Three masters of drawing Philippe de Champaigne, Jean-Baptiste de Champaigne, Nicolas de Plattemontagne (1625-1706) - Exhibition catalogue
This French catalogue was published for the exhibition Three Great Draughtsmen Philippe de Champaigne, Jean-Baptiste de Champaigne, Nicolas de Plattemontagne (1625-1706) presented at the Port-Royal des Champs Museum, Magny-les-Hameaux until June 29, 2009.
A major artist during the reign of Louis XIII, Philippe de Champaigne, who was born in Brussels in 1602, is remembered as the painter of Port-Royal.
It was from him Mother Angelica commissioned the paintings of the abbeys in Paris and the country about 1648. His daughter Catherine took the veil there and when, in 1662, she miraculously recovered after months of paralysis, the artist painted his masterpiece (Ex-Voto, now in the Louvre) for the convent.
The Musée de Port-Royal has already exhibited the works painted for Port-Royal, first in 1957 and again in 1995. The monograph exhibition in Lille and Geneva in 2007-2008 showed the paintings only. Philippe de Champaigne's drawings have never been the main focus of an exhibition.
In fact, few drawings by the artist's hand have survived - about fifty have been clearly identified. They are mostly preparatory drawings for his paintings. Drawing seems to have been a means and not an end in itself for him. However, in these portraits, such as the one of his wife, Charlotte Duchesne (New York, Metropolitan Museum of Art), he manages to suggest the same strong presence as in his most accomplished paintings.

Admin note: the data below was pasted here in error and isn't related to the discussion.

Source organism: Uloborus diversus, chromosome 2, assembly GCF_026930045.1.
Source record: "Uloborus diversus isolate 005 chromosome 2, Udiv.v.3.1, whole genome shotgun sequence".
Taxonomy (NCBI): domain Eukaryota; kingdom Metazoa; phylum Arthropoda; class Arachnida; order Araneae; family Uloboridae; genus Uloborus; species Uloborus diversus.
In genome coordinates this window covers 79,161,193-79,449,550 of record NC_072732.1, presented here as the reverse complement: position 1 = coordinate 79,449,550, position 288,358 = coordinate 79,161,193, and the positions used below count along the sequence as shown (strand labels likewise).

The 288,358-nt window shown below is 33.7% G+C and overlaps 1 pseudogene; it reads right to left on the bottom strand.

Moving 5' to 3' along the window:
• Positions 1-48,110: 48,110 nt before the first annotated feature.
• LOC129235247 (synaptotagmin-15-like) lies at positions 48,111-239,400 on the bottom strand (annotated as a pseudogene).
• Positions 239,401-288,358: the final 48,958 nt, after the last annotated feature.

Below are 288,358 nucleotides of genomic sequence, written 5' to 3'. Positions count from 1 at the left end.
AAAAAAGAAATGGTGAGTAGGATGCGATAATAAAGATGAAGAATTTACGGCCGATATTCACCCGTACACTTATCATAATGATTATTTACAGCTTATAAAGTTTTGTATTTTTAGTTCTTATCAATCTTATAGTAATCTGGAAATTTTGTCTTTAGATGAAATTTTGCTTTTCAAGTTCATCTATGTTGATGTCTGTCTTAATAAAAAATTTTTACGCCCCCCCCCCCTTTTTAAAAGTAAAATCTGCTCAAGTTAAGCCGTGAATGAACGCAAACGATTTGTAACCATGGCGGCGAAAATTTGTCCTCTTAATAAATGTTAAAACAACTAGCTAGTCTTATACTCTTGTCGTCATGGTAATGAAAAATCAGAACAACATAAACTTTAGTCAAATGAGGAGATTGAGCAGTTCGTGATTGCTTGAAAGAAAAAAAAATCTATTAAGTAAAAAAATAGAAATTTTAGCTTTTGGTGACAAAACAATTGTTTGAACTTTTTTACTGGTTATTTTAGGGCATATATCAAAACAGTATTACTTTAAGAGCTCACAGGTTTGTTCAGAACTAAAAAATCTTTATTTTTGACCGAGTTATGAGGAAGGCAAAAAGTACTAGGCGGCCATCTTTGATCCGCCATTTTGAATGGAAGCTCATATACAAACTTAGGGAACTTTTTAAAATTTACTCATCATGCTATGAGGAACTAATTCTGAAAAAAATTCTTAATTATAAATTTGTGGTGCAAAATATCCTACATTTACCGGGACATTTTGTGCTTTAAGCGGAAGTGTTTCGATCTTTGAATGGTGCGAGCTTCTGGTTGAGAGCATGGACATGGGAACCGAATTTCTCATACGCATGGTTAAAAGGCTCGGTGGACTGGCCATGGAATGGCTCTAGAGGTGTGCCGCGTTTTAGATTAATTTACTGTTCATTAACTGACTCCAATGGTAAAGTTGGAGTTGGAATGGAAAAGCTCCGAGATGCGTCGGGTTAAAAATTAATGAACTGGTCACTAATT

The exhibition also shows that Champaigne was an astonishing landscapist. During his stay in the valley of Chevreuse in 1654, he sketched a View of Port-Royal des Champs (Ecole National Supérieure des Beaux-Arts), one of the very few surviving seventeenth-century representations of the abbey, which was demolished in 1711. These landscapes recall the lesson he learned from his Flemish masters and their great precision reveals the pleasure he took in drawing.
In his workshop, the artist was assisted by pupils he had trained himself and even today it is difficult to distinguish their respective works.
Bernard Dorival, the founder of the Musée de Port-Royal, and the first great specialist on Philippe de Champaigne, started to study his drawings. In his exhibition on Champaigne in the Orangerie, in 1952, he showed six drawings by Philippe de Champaigne and two of his closest collaborators, his nephew Jean-Baptiste de Champaigne (1631-1681) and Nicolas de Plattemontagne (1631-1706). In the School of Philippe de Champaigne, an exhibition at the Musée d'Evreux in 2007, gave visitors an opportunity to rediscover the work of these two artists and to distinguish their individual manners.
At the same time, the publication of the catalogue raisonné which studies two hundred and seven drawings by the three men gives us a better understanding of the art of these Three Great Draughtsmen and gives each his rightful place.
- Publication :
- Avril 2009
- Diffusor :
- EDITIONS FLAMMARION
- Distributor :
- EDITIONS FLAMMARION